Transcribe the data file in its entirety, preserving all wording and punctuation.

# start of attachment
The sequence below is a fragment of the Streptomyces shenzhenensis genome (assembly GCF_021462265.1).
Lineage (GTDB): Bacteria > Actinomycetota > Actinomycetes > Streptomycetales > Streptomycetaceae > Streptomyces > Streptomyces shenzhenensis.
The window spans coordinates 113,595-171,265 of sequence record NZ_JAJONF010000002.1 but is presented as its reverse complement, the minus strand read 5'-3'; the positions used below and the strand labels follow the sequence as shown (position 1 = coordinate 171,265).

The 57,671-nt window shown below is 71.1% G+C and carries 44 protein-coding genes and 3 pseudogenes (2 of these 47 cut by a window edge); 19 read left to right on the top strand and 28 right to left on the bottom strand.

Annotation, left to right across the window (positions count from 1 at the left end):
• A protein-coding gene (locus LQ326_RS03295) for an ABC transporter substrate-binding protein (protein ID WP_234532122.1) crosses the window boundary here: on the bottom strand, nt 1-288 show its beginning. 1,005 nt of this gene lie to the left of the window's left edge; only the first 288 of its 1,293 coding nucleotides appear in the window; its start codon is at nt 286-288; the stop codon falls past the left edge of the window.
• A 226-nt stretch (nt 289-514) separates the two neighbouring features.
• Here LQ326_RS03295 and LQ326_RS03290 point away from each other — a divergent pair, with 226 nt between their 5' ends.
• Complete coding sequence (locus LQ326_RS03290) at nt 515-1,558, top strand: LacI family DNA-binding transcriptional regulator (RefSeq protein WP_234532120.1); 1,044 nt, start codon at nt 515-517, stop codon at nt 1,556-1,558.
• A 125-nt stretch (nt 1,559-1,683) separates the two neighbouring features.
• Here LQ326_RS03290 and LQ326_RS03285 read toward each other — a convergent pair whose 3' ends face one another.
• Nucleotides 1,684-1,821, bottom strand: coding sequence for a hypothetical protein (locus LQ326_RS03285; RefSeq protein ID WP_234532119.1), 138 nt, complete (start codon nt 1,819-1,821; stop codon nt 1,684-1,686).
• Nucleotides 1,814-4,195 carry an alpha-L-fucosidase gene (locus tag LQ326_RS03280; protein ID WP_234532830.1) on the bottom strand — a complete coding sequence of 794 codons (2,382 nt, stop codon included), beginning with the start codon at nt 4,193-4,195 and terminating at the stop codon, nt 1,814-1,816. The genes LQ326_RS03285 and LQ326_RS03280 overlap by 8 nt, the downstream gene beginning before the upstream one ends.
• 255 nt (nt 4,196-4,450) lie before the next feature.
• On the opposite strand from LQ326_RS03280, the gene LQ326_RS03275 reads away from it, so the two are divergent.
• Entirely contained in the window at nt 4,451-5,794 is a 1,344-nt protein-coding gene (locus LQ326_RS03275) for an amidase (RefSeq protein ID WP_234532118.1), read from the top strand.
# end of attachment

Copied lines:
The sequence below is a fragment of the Streptomyces shenzhenensis genome (assembly GCF_021462265.1).
Lineage (GTDB): Bacteria > Actinomycetota > Actinomycetes > Streptomycetales > Streptomycetaceae > Streptomyces > Streptomyces shenzhenensis.
The window spans coordinates 113,595-171,265 of sequence record NZ_JAJONF010000002.1 but is presented as its reverse complement, the minus strand read 5'-3'; the positions used below and the strand labels follow the sequence as shown (position 1 = coordinate 171,265).

The 57,671-nt window shown below is 71.1% G+C and carries 44 protein-coding genes and 3 pseudogenes (2 of these 47 cut by a window edge); 19 read left to right on the top strand and 28 right to left on the bottom strand.

Annotation, left to right across the window (positions count from 1 at the left end):
• A protein-coding gene (locus LQ326_RS03295) for an ABC transporter substrate-binding protein (protein ID WP_234532122.1) crosses the window boundary here: on the bottom strand, nt 1-288 show its beginning. 1,005 nt of this gene lie to the left of the window's left edge; only the first 288 of its 1,293 coding nucleotides appear in the window; its start codon is at nt 286-288; the stop codon falls past the left edge of the window.
• A 226-nt stretch (nt 289-514) separates the two neighbouring features.
• Here LQ326_RS03295 and LQ326_RS03290 point away from each other — a divergent pair, with 226 nt between their 5' ends.
• Complete coding sequence (locus LQ326_RS03290) at nt 515-1,558, top strand: LacI family DNA-binding transcriptional regulator (RefSeq protein WP_234532120.1); 1,044 nt, start codon at nt 515-517, stop codon at nt 1,556-1,558.
• A 125-nt stretch (nt 1,559-1,683) separates the two neighbouring features.
• Here LQ326_RS03290 and LQ326_RS03285 read toward each other — a convergent pair whose 3' ends face one another.
• Nucleotides 1,684-1,821, bottom strand: coding sequence for a hypothetical protein (locus LQ326_RS03285; RefSeq protein ID WP_234532119.1), 138 nt, complete (start codon nt 1,819-1,821; stop codon nt 1,684-1,686).
• Nucleotides 1,814-4,195 carry an alpha-L-fucosidase gene (locus tag LQ326_RS03280; protein ID WP_234532830.1) on the bottom strand — a complete coding sequence of 794 codons (2,382 nt, stop codon included), beginning with the start codon at nt 4,193-4,195 and terminating at the stop codon, nt 1,814-1,816. The genes LQ326_RS03285 and LQ326_RS03280 overlap by 8 nt, the downstream gene beginning before the upstream one ends.
• 255 nt (nt 4,196-4,450) lie before the next feature.
• On the opposite strand from LQ326_RS03280, the gene LQ326_RS03275 reads away from it, so the two are divergent.
• Entirely contained in the window at nt 4,451-5,794 is a 1,344-nt protein-coding gene (locus LQ326_RS03275) for an amidase (RefSeq protein ID WP_234532118.1), read from the top strand.